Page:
- The Temple by Stephen Spender
Faber, 210 pp, £10.95, February 1988, ISBN 0 571 14785 2
‘Mayn’t your politics simply be the result of sexual maladjustment?’ This question, unobtrusively formulated in Stephen Spender’s Forward from Liberalism (1937), lurks as a sub-text in some of the most significant writings of his generation. For authors like Auden, Isherwood and Spender, the struggle for sexual freedom was a stimulus to political dissent. Around 1930, the centre of gravity both of their lives and of their writings was displaced to Weimar Germany, where a Reichstag committee on the penal code had resolved to lift the criminal sanctions against homosexuals. Germany was the country where sexual freedom and social progress seemed to go hand in hand. And the fact that the Soviet Union had been the first European country to revoke the laws against homosexuality gave Communism a particular appeal. In conservative Britain, by contrast, male homosexuals risked imprisonment and disgrace. And a crippling system of censorship made it impossible to write frankly about feelings.
This embargo on telling the truth lasted until more liberal legislation allowed the veterans of the Thirties to lift the veil on their double lives. Isherwood’s Christopher and his Kind (1977) gives the most vivid account of the Weimar sub-culture, where ‘Berlin meant Boys.’ His earlier autobiographical writings, as he ruefully acknowledges, had been exercises in ‘avoiding the truth’. Similar equivocations had characterised Spender’s autobiography, World within World, published in 1951. Even at that date it was not possible to be explicit about the ‘personal problems’ for which he and Isherwood had found a cure in Germany.
These omissions are remedied in The Temple, an autobiographical novel based on those liberating German experiences, drafted in 1929-31 and now published for the first time – almost sixty years after the event. One of the consequences of censorship, Spender recalls in his Introduction, ‘was to make us wish to write precisely about those subjects which were most likely to result in our books being banned’. When an early version of the novel was submitted to Geoffrey Faber, the publisher’s response was that the book was both pornographic and libellous. Thus the manuscript gathered dust for three decades, until in the early Sixties – ‘during some financial crisis of the kind to which poets are liable’ – it was sold to the University of Texas. And there it might have lain indefinitely, if a friend had not happened in 1985 to remind Spender of its existence. The novel now published is based on the original draft, extensively rewritten with the final section transposed from the golden summer of 1929 to the more sombre Germany of 1932.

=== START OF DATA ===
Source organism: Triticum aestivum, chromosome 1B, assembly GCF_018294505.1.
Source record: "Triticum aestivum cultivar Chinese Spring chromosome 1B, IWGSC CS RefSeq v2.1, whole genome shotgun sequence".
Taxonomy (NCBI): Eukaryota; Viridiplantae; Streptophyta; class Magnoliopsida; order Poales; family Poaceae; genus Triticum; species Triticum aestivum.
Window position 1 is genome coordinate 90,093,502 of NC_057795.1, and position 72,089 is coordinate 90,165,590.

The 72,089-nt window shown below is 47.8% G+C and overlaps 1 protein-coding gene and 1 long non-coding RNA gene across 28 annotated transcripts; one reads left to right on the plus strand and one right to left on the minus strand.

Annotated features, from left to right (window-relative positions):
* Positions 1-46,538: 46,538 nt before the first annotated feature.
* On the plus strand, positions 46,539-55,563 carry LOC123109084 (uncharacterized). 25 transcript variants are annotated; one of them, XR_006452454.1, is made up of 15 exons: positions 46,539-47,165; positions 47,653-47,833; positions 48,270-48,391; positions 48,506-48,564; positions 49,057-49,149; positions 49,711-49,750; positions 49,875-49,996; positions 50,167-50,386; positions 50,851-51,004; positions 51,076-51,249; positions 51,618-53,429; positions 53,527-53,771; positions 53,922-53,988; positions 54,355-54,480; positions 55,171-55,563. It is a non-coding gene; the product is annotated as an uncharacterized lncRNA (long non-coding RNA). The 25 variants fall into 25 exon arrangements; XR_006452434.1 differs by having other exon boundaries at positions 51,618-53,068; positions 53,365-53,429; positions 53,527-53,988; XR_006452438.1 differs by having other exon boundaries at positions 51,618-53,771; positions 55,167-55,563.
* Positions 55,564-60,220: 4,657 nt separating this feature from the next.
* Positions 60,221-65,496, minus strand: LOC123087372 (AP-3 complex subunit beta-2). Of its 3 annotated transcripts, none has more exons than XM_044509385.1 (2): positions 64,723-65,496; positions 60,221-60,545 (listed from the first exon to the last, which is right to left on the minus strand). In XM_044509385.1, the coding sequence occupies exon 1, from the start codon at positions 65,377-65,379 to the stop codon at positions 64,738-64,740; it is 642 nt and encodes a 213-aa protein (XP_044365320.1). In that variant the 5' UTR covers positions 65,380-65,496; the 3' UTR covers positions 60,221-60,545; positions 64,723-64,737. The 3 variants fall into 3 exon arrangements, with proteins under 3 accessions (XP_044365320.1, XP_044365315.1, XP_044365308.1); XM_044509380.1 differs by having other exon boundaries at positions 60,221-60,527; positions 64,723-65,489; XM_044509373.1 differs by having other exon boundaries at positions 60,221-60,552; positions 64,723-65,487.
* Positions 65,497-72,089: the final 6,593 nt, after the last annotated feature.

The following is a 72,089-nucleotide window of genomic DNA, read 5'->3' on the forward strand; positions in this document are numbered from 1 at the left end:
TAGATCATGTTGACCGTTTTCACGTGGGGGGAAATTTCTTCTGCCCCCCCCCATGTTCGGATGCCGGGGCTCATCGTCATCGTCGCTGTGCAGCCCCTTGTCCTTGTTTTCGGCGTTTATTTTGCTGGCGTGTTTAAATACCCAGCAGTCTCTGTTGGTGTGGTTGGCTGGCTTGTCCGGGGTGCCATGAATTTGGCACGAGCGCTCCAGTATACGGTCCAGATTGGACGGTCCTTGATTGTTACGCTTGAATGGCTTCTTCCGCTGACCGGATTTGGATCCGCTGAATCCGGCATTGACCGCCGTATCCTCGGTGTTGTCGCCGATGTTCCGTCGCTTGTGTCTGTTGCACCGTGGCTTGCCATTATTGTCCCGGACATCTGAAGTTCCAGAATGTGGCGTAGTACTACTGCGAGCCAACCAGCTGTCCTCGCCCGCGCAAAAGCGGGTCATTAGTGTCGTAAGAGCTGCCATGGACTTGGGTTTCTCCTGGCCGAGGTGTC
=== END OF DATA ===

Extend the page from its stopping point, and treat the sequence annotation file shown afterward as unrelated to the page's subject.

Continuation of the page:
Set mainly in Hamburg, with an idyllic interlude in the Rhineland, The Temple openly explores that homosexual sub-culture which Isherwood had dealt with so allusively in his Berlin novels of the Thirties. Spender’s narrative lacks the vitality of Goodbye to Berlin or Mr Norris changes trains. Its merit is that it engages far more directly with the political implications of sexual dissent. In an ‘English Prelude’ set in Oxford, Paul (Spender’s autobiographical persona) is lectured by his friend Wilmot (representing Auden) on the dangers of repression. ‘England’s No Good,’ Wilmot proclaims. ‘Germany’s the Only Place for Sex.’ After Paul’s arrival in Germany, this is confirmed by his second mentor William Bradshaw (Isherwood): ‘Everybody in Berlin is equal ... It all comes down to sex.’
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